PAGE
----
The Board of Directors of the Baseball Reliquary is pleased to announce that Neftalie Williams has been selected as the recipient of the 2016 Tony Salin Memorial Award. The award will be formally presented at the Shrine of the Eternals Induction Day on Sunday, July 17, 2016, beginning at 2:00 p.m., at the Donald R. Wright Auditorium in the Pasadena Central Library, Pasadena, California. The festivities will also include the presentation of the 2016 Hilda Award and the induction of the 2016 class of electees to the Baseball Reliquary’s Shrine of the Eternals: Don Newcombe, Bo Jackson, and Arnold Hano.
Established in 2002 to recognize individuals for their commitment to the preservation of baseball history, the Tony Salin Memorial Award is named in honor of the baseball historian, author, and Reliquarian who passed away in 2001. From the time he was eight years old, Tony was referred to as “Mr. Baseball” by family and friends, whom he regularly astounded with his exhaustive knowledge of facts and trivia related to old-time ballplayers. Over the years, this preoccupation blossomed into a passion for the study and research of unsung players and forgotten aspects of baseball history, which he felt were important to document and keep alive for future generations.
The 2016 Salin Award recipient, NEFTALIE WILLIAMS is a photojournalist, writer, scholar, and recent graduate from the University of Southern California’s Master of Public Diplomacy program. His area of expertise is sports diplomacy, with a specific emphasis in using skateboarding as a tool for cultural diplomacy. In addition, Williams is bringing a new level of understanding to racial dynamics in America as the Research and Development Director for the African-American Experience in Major League Baseball (AAEMLB) oral history project.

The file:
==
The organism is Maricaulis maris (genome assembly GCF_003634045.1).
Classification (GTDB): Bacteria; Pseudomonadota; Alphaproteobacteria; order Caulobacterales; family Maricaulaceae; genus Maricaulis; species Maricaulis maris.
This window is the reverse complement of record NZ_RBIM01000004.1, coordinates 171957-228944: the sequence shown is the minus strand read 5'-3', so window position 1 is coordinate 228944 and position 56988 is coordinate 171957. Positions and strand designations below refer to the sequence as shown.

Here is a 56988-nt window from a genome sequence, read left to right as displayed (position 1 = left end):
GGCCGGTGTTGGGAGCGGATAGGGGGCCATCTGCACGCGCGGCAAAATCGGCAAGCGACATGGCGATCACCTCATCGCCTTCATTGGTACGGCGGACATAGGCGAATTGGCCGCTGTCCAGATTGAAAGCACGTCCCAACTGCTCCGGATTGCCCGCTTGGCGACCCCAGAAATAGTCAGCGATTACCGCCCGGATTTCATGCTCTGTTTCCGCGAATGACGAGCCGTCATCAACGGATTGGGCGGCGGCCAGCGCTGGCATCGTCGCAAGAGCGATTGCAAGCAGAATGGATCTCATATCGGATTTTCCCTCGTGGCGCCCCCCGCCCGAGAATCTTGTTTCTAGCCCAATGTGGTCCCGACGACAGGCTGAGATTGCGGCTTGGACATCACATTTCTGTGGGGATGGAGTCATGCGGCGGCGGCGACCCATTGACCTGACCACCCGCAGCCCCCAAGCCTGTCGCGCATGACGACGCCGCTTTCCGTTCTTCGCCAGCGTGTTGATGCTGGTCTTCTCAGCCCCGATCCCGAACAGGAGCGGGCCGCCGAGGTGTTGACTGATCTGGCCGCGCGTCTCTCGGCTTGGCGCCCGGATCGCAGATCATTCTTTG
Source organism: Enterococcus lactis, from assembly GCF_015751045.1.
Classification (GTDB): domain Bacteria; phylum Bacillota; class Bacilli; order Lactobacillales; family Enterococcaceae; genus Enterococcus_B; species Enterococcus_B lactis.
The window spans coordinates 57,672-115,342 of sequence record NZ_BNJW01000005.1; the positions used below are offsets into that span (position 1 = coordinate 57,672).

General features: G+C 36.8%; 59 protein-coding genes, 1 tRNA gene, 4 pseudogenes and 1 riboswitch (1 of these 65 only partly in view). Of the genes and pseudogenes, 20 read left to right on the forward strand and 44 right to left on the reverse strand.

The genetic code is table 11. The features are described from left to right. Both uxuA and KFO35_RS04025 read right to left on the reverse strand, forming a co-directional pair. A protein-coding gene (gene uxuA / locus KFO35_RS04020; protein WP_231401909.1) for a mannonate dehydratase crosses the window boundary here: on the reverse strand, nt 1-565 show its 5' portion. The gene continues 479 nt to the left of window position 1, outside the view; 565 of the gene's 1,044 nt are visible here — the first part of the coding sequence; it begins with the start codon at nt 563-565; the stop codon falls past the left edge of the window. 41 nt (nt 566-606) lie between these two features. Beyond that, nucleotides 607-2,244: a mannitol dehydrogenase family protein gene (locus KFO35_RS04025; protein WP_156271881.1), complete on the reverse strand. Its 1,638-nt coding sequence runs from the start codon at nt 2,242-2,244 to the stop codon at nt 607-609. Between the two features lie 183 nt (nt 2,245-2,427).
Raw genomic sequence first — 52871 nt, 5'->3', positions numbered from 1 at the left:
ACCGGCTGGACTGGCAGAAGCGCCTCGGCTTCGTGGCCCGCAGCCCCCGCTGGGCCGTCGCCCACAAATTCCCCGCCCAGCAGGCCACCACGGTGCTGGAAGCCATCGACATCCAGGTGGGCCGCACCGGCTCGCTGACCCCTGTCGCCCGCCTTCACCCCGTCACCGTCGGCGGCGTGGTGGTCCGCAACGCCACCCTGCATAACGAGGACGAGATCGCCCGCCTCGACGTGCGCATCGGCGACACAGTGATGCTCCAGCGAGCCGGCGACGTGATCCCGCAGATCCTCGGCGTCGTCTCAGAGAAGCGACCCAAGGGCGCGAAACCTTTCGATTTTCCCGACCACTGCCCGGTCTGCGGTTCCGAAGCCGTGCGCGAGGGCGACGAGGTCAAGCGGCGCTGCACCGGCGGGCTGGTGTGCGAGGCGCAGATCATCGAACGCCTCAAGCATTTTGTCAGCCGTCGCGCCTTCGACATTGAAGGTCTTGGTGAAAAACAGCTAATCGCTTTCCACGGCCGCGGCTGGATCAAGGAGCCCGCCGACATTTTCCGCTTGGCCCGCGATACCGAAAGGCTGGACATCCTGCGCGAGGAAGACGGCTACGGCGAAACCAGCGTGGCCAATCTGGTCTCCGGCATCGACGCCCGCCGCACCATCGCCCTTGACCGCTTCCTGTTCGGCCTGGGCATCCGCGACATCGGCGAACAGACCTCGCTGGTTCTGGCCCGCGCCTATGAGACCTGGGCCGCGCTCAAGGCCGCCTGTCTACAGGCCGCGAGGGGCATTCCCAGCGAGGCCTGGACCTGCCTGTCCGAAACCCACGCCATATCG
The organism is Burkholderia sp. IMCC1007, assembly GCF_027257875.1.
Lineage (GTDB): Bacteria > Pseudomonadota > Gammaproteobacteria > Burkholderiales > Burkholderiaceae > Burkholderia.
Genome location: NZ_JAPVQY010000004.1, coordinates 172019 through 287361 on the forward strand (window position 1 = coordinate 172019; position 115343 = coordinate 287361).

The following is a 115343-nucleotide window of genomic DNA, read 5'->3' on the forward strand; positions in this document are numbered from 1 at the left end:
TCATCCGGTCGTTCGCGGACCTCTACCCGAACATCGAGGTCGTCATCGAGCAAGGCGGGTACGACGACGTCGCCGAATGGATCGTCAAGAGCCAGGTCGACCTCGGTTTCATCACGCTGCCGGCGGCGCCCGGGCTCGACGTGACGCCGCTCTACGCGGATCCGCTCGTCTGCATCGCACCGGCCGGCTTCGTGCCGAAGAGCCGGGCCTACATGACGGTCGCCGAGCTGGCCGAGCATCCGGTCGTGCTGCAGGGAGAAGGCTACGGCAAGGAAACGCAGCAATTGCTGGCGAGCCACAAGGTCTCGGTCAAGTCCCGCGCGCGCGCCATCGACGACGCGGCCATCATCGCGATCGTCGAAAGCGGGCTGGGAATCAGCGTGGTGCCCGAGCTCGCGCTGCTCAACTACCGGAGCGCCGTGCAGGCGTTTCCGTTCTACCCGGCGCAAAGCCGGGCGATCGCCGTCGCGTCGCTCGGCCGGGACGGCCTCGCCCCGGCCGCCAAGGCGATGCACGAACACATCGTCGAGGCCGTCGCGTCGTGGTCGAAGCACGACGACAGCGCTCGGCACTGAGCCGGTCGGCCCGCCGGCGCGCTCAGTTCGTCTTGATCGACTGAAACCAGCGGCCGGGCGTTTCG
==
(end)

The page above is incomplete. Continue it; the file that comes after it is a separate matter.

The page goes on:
Launched in 2014 by Dr. Daniel T. Durbin, director of the Annenberg Institute of Sports, Media and Society at the University of Southern California, the AAEMLB was established to collect and preserve interviews with every living African-American baseball player from the first 25 years after Major League Baseball’s racial integration, from 1947 to 1971 – comprising well over 100 subjects, many of whose personal histories remain largely undocumented. The primary purpose of this ambitious undertaking is to create a comprehensive digital library of oral histories for future generations of researchers and historians.
Since beginning work on the project in 2014, Williams has conducted over 25 interviews, and his curiosity, enthusiasm, and youthful perspective – he is often half a century younger than his subjects – have won over many of the players, allowing them to open up, and share stories they have never told before. For Williams, each player helps form a living bridge to an important era in black history, with contributions that span beyond baseball. “These guys matter,” Williams has remarked. “Black America, they had them on their backs. And the players knew it. They might not say it, because these guys are all really humble, but they know.”
In terms of his approach to the interviews, Williams has said, “I wasn’t there at that time, but at least I give them an ear to talk about it. And I will tell you, some of the guys haven’t gotten to get things off of their chest. Guys are carrying it around. Sometimes people say ‘they are carrying around being upset from like, let’s say 1952 or 1969, and I don’t understand why they are still upset.’ I’m telling you they’re not still upset, sometimes it is the first time anyone has ever asked them how they feel about something. That’s a big thing.”
Neftalie Williams will attend the Shrine of the Eternals 2016 Induction Day in Pasadena, California to personally accept the Tony Salin Memorial Award.